DESPERATE Brits scrambled to get some of the last flights home today after Boris Johnson announced all travel corridors would be axed after the weekend.
The strict new measures mean anyone coming into the UK from 4am on Monday will be ordered to isolate for 10 days.
Holiday makers who managed to dodge the lengthy isolation period were seen landing in airports up and down the country today.
Some took extra precautions in Manchester, donning hazmat suits and goggles to stop the Covid spread.
One woman was dressed head-to-toe in PPE as she struggled to push her heavy load through the airport.
Others heaved several suitcases at once as they trudged through arrivals in a desperate bid to make it back before Monday.
It comes after Boris Johnson said he was forced to “take additional steps” to stop mutant strains of Covid-19 entering Britain.
Speaking at last night’s press conference alongside Sir Patrick Vallance and Professor Chris Whitty, the PM said: “We are making such progress with the vaccine.
“What we don’t want is all that hard work undone by the arrival of a new variant that is vaccine-busting.
“It is vital to toughen restrictions now when day by day, hour by hour we are making such strides in protecting the population.”
Mr Johnson announced that “to protect us against the risk of as yet unidentified new strains, we will also temporarily close all travel corridors from 4am on Monday.”
The move will come in across all four corners of the UK, so all the rules will be the same, and there’s no time limit on how long it will last for.
This will be backed by more spot checks to ensure people are remaining in self-isolation, too – and anyone caught out faces a £1,000 fine.
What countries were on the travel corridor list?
- Antigua and Barbuda
- Aruba (will be removed from list 4am, Saturday 16 January)
- Bonaire/St Eustatius/Saba (will be removed from list 4am, Saturday 16 January)
- British Antarctic Territory
- British Indian Ocean Territory
- British Virgin Islands
- Cayman Islands
- the Channel Islands
- Falkland Islands
- Faroe Islands
- Federated States of Micronesia
- Greek islands: Corfu, Crete, Kos, Rhodes, Zakynthos
- Hong Kong
- the Isle of Man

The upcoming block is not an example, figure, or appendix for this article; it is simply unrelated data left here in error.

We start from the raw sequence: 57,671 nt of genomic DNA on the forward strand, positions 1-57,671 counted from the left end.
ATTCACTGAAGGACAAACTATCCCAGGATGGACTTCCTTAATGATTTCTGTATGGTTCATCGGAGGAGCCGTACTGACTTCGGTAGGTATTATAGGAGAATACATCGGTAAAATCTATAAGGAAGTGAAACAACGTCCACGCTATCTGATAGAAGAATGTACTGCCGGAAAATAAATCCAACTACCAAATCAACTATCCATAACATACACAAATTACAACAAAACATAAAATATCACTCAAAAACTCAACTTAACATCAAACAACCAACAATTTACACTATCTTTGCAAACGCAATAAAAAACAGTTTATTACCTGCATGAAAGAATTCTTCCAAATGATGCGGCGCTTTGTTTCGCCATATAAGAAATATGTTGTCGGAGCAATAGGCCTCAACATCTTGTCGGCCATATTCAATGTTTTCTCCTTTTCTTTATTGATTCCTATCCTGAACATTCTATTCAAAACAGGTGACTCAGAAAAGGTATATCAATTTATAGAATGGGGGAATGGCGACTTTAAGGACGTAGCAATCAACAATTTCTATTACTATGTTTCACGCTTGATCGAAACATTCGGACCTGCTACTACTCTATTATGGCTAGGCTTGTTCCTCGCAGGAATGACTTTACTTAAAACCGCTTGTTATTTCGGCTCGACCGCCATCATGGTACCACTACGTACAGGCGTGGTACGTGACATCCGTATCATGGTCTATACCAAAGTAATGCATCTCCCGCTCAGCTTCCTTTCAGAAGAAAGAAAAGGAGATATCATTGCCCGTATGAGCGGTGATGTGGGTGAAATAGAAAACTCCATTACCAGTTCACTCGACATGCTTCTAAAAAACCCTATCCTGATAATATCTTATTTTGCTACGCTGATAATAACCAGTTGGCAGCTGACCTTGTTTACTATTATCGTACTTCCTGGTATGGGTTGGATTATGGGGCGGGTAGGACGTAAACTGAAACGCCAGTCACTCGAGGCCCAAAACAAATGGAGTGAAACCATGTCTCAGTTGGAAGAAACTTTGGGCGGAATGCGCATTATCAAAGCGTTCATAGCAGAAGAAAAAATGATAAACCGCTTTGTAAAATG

- Macao (Macau)
- New Caledonia
- New Zealand
- Northern Mariana Islands
- Pitcairn, Henderson, Ducie and Oeno Islands
- Qatar (will be removed from list 4am, Saturday 16 January)
- Saudi Arabia
- Solomon Islands
- South Korea
- South Georgia and the South Sandwich Islands
- Sri Lanka
- St Barthélemy
- St Helena, Ascension and Tristan da Cunha
- St Kitts and Nevis
- St Lucia
- St Pierre and Miquelon
- St Vincent and the Grenadines
- Turks and Caicos Islands
At least two new strains – from Brazil and South Africa – have been identified which are even more easily spread – sparking panic among medics.
The most concerning variant, also detected in Japan, has not yet been found in the UK. But scientists have now confirmed a second mutation has been in Britain “some time” and been spotted 11 times.
It’s expected that more flights will now be cancelled across the world – causing more chaos for the struggling travel sector.
It is the toughest border lockdown the UK has ever imposed since last year’s March shutdown.
Many other countries have had testing at borders since last summer, but UK ministers have said it wasn’t needed.
Already Brits are banned from going on holiday thanks to the national lockdown – and should only be travelling for work or essential reasons anyway.
The PM said last night: “If you come to this country you must have proof of negative Covid tests that you have taken in the 72 hours before leaving, and you must have filled in passenger locator form. The airline will ask for proof of both.
“Upon arrival you must quarantine for 10 days not leaving for any reason, or take a test on day 5 and wait for proof of negative result.”